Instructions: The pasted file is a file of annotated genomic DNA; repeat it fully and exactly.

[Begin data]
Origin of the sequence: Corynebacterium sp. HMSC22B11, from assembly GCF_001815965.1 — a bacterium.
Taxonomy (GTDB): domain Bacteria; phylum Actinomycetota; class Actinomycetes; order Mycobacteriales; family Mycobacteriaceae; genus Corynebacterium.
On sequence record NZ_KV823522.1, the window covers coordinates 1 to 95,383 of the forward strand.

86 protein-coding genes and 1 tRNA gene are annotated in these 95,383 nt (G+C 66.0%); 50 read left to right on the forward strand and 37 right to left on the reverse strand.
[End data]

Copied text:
Origin of the sequence: Corynebacterium sp. HMSC22B11, from assembly GCF_001815965.1 — a bacterium.
Taxonomy (GTDB): domain Bacteria; phylum Actinomycetota; class Actinomycetes; order Mycobacteriales; family Mycobacteriaceae; genus Corynebacterium.
On sequence record NZ_KV823522.1, the window covers coordinates 1 to 95,383 of the forward strand.

86 protein-coding genes and 1 tRNA gene are annotated in these 95,383 nt (G+C 66.0%); 50 read left to right on the forward strand and 37 right to left on the reverse strand.